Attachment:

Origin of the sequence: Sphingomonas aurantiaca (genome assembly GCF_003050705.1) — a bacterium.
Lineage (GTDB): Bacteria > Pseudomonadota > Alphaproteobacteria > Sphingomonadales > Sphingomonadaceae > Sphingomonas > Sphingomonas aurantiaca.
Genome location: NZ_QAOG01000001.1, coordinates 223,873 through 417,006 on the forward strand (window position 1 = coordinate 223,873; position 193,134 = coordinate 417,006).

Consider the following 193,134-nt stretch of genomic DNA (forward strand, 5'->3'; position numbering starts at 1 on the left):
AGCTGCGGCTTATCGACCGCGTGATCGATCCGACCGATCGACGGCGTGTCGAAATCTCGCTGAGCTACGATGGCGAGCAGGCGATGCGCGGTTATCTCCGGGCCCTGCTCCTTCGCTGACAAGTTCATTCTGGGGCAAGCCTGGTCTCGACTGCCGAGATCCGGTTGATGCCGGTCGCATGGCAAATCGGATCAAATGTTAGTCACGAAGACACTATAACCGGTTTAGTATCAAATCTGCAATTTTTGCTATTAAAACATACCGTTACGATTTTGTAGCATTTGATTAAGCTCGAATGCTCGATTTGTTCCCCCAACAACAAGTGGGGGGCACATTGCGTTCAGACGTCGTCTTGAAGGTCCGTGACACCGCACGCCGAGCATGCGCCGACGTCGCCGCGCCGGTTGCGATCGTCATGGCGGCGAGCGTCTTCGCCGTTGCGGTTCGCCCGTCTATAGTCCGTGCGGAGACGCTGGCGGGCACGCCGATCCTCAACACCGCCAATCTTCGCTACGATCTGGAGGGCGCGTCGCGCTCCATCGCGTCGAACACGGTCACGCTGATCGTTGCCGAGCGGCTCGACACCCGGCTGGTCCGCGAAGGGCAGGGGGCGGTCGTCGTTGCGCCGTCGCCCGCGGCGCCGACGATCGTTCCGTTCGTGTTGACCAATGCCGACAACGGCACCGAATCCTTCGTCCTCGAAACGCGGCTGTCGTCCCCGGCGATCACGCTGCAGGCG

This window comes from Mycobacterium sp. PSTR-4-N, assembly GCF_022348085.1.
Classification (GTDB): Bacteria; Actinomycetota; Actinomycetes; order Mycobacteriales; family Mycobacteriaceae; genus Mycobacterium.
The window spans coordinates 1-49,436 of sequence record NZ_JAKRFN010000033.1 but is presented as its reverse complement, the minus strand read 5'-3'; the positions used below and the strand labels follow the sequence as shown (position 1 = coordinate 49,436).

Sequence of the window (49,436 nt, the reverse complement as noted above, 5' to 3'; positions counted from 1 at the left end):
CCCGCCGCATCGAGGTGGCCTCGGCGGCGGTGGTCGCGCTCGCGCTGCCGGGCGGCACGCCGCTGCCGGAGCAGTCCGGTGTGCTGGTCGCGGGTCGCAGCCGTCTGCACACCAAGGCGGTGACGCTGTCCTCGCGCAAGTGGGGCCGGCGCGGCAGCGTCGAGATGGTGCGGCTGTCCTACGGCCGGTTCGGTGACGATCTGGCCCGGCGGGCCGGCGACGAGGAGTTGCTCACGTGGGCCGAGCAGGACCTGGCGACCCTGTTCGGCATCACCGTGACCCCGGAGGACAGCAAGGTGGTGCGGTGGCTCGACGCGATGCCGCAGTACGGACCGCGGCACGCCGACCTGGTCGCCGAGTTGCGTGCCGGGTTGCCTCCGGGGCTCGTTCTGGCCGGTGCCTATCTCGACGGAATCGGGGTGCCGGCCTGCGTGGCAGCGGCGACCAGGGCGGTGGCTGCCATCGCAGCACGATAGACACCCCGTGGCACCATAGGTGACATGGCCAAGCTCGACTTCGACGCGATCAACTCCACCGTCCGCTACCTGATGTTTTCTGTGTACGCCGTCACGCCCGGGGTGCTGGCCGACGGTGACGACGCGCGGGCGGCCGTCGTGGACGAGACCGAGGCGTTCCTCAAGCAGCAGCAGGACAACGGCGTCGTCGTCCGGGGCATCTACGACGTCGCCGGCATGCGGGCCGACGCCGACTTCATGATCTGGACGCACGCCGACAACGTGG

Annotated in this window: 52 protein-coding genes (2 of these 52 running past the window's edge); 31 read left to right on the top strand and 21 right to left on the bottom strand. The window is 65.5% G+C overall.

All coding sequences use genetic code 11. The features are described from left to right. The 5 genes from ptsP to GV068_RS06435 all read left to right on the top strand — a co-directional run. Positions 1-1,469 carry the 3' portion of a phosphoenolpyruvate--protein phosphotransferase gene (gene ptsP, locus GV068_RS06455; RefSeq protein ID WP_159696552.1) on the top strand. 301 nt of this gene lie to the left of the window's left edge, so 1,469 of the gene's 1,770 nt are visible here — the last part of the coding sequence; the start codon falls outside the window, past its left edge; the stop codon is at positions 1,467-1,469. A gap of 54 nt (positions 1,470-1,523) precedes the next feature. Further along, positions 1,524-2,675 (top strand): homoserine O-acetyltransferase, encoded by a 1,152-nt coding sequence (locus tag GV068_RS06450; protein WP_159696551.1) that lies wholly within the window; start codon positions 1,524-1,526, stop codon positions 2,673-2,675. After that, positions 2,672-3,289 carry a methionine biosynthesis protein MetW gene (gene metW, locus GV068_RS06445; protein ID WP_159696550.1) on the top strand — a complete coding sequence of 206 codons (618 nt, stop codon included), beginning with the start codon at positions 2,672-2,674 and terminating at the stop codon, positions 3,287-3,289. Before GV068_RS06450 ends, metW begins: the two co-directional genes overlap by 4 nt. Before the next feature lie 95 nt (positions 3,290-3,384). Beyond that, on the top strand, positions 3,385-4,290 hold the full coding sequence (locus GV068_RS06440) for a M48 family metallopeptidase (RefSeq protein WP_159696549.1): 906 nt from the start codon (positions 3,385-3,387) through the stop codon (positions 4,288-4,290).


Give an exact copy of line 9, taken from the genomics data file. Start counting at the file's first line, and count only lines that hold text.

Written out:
Sequence of the window (49,436 nt, the reverse complement as noted above, 5' to 3'; positions counted from 1 at the left end):